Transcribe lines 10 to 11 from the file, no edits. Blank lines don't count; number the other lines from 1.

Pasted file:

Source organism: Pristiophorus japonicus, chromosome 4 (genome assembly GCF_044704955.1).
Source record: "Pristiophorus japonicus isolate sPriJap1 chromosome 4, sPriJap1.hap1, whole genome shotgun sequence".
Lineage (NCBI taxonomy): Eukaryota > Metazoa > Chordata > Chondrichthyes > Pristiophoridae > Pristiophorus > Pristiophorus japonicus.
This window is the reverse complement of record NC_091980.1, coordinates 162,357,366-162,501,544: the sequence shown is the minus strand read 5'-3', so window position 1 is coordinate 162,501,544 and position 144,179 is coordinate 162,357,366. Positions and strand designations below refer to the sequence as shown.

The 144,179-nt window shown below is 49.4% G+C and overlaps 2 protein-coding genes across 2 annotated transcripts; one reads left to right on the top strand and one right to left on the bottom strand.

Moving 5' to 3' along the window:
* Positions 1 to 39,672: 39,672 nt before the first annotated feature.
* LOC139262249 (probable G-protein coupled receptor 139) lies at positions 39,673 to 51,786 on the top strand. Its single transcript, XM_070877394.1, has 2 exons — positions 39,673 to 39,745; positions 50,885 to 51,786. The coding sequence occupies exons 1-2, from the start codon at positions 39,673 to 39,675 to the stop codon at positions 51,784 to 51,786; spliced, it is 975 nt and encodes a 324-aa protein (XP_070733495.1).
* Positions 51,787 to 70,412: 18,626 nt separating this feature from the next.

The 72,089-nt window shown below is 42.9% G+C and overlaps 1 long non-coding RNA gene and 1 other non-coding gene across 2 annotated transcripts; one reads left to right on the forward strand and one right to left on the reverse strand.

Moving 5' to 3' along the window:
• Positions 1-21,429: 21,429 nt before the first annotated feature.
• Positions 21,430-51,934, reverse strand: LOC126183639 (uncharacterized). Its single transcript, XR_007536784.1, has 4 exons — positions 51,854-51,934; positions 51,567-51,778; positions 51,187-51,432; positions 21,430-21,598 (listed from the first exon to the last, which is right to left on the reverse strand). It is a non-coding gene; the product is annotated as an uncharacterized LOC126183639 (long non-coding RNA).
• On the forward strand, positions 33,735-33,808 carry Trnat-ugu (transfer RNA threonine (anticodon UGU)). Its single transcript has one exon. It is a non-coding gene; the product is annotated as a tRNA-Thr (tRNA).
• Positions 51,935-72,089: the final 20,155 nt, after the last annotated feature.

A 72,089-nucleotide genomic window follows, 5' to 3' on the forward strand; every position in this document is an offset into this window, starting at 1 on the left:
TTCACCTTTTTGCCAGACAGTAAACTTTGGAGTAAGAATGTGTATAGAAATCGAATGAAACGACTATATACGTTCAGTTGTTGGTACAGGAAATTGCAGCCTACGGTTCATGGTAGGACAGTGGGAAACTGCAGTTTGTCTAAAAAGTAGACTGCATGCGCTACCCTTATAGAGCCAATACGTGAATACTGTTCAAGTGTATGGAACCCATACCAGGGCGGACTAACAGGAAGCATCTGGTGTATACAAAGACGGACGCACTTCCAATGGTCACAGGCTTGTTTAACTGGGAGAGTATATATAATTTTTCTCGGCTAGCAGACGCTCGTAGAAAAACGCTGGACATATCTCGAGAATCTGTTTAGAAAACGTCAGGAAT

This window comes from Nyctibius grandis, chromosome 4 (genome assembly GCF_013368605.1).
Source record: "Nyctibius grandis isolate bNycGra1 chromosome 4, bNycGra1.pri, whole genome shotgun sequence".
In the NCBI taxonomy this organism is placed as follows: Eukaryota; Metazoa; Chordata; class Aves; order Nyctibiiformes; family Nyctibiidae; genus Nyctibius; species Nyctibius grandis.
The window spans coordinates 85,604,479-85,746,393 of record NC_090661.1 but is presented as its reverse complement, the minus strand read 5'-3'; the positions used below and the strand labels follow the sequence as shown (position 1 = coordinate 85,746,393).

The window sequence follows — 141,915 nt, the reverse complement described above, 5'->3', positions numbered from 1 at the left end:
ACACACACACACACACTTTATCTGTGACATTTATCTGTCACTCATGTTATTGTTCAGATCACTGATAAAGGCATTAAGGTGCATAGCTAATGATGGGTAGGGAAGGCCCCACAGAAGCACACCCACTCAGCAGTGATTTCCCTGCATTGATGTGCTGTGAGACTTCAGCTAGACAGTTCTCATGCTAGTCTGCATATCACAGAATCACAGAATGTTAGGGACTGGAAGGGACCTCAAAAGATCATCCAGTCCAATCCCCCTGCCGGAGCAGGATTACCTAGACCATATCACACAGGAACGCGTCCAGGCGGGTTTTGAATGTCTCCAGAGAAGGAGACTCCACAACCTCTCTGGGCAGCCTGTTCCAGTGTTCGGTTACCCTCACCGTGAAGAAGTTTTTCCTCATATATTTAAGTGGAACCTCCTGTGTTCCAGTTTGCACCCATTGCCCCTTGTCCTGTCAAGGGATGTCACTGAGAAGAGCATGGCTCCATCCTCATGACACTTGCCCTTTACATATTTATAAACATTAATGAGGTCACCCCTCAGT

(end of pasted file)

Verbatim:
The 72,089-nt window shown below is 42.9% G+C and overlaps 1 long non-coding RNA gene and 1 other non-coding gene across 2 annotated transcripts; one reads left to right on the forward strand and one right to left on the reverse strand.

Moving 5' to 3' along the window: